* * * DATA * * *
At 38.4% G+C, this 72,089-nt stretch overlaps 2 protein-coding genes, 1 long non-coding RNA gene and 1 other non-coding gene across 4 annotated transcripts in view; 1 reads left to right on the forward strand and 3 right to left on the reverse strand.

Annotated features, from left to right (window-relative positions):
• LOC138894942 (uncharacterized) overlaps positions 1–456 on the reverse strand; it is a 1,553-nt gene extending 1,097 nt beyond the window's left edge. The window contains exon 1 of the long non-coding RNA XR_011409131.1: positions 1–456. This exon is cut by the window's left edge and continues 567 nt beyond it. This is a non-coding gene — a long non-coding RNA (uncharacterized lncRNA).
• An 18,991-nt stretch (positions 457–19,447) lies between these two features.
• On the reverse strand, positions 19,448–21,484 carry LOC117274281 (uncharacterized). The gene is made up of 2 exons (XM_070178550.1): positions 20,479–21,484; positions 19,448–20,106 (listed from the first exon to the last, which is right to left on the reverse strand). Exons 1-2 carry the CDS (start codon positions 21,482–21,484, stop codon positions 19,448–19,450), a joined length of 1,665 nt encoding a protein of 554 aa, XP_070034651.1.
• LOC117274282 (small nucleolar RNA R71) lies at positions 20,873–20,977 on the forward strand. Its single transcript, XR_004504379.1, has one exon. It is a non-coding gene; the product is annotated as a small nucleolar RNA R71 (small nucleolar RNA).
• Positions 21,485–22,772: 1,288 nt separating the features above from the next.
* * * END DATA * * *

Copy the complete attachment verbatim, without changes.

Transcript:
At 38.4% G+C, this 72,089-nt stretch overlaps 2 protein-coding genes, 1 long non-coding RNA gene and 1 other non-coding gene across 4 annotated transcripts in view; 1 reads left to right on the forward strand and 3 right to left on the reverse strand.

Annotated features, from left to right (window-relative positions):
• LOC138894942 (uncharacterized) overlaps positions 1–456 on the reverse strand; it is a 1,553-nt gene extending 1,097 nt beyond the window's left edge. The window contains exon 1 of the long non-coding RNA XR_011409131.1: positions 1–456. This exon is cut by the window's left edge and continues 567 nt beyond it. This is a non-coding gene — a long non-coding RNA (uncharacterized lncRNA).
• An 18,991-nt stretch (positions 457–19,447) lies between these two features.
• On the reverse strand, positions 19,448–21,484 carry LOC117274281 (uncharacterized). The gene is made up of 2 exons (XM_070178550.1): positions 20,479–21,484; positions 19,448–20,106 (listed from the first exon to the last, which is right to left on the reverse strand). Exons 1-2 carry the CDS (start codon positions 21,482–21,484, stop codon positions 19,448–19,450), a joined length of 1,665 nt encoding a protein of 554 aa, XP_070034651.1.
• LOC117274282 (small nucleolar RNA R71) lies at positions 20,873–20,977 on the forward strand. Its single transcript, XR_004504379.1, has one exon. It is a non-coding gene; the product is annotated as a small nucleolar RNA R71 (small nucleolar RNA).
• Positions 21,485–22,772: 1,288 nt separating the features above from the next.